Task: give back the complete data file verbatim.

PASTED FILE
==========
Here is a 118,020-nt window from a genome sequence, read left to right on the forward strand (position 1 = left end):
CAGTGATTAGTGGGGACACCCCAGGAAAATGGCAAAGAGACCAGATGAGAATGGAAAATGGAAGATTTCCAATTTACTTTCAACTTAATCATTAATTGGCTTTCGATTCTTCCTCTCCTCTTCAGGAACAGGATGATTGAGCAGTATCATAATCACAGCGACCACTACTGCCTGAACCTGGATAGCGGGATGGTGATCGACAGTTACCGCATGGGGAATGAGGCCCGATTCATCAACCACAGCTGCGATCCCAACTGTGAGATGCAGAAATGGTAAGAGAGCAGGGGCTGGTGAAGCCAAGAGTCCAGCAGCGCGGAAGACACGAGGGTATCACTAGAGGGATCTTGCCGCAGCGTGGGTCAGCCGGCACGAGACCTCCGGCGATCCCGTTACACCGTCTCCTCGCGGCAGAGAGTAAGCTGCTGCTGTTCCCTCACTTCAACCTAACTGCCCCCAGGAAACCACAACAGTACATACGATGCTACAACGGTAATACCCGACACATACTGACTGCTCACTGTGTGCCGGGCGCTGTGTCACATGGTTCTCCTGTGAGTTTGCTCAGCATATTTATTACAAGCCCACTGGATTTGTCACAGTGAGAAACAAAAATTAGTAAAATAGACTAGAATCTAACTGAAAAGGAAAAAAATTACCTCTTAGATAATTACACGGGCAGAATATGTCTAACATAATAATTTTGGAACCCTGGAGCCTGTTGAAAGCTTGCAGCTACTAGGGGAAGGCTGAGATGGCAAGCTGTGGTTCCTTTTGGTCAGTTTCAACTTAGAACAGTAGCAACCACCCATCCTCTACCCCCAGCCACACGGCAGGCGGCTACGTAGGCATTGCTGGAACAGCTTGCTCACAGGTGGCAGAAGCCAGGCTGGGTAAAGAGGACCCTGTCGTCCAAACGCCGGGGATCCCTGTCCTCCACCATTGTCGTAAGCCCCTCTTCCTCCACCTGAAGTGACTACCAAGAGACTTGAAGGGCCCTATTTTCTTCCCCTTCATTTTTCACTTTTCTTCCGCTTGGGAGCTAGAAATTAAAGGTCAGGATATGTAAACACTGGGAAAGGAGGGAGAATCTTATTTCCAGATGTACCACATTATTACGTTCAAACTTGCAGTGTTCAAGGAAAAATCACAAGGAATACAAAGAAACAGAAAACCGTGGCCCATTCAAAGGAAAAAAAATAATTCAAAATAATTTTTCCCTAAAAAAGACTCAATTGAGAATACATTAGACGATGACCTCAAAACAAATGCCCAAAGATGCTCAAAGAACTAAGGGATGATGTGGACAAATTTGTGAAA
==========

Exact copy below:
Here is a 118,020-nt window from a genome sequence, read left to right on the forward strand (position 1 = left end):
CAGTGATTAGTGGGGACACCCCAGGAAAATGGCAAAGAGACCAGATGAGAATGGAAAATGGAAGATTTCCAATTTACTTTCAACTTAATCATTAATTGGCTTTCGATTCTTCCTCTCCTCTTCAGGAACAGGATGATTGAGCAGTATCATAATCACAGCGACCACTACTGCCTGAACCTGGATAGCGGGATGGTGATCGACAGTTACCGCATGGGGAATGAGGCCCGATTCATCAACCACAGCTGCGATCCCAACTGTGAGATGCAGAAATGGTAAGAGAGCAGGGGCTGGTGAAGCCAAGAGTCCAGCAGCGCGGAAGACACGAGGGTATCACTAGAGGGATCTTGCCGCAGCGTGGGTCAGCCGGCACGAGACCTCCGGCGATCCCGTTACACCGTCTCCTCGCGGCAGAGAGTAAGCTGCTGCTGTTCCCTCACTTCAACCTAACTGCCCCCAGGAAACCACAACAGTACATACGATGCTACAACGGTAATACCCGACACATACTGACTGCTCACTGTGTGCCGGGCGCTGTGTCACATGGTTCTCCTGTGAGTTTGCTCAGCATATTTATTACAAGCCCACTGGATTTGTCACAGTGAGAAACAAAAATTAGTAAAATAGACTAGAATCTAACTGAAAAGGAAAAAAATTACCTCTTAGATAATTACACGGGCAGAATATGTCTAACATAATAATTTTGGAACCCTGGAGCCTGTTGAAAGCTTGCAGCTACTAGGGGAAGGCTGAGATGGCAAGCTGTGGTTCCTTTTGGTCAGTTTCAACTTAGAACAGTAGCAACCACCCATCCTCTACCCCCAGCCACACGGCAGGCGGCTACGTAGGCATTGCTGGAACAGCTTGCTCACAGGTGGCAGAAGCCAGGCTGGGTAAAGAGGACCCTGTCGTCCAAACGCCGGGGATCCCTGTCCTCCACCATTGTCGTAAGCCCCTCTTCCTCCACCTGAAGTGACTACCAAGAGACTTGAAGGGCCCTATTTTCTTCCCCTTCATTTTTCACTTTTCTTCCGCTTGGGAGCTAGAAATTAAAGGTCAGGATATGTAAACACTGGGAAAGGAGGGAGAATCTTATTTCCAGATGTACCACATTATTACGTTCAAACTTGCAGTGTTCAAGGAAAAATCACAAGGAATACAAAGAAACAGAAAACCGTGGCCCATTCAAAGGAAAAAAAATAATTCAAAATAATTTTTCCCTAAAAAAGACTCAATTGAGAATACATTAGACGATGACCTCAAAACAAATGCCCAAAGATGCTCAAAGAACTAAGGGATGATGTGGACAAATTTGTGAAA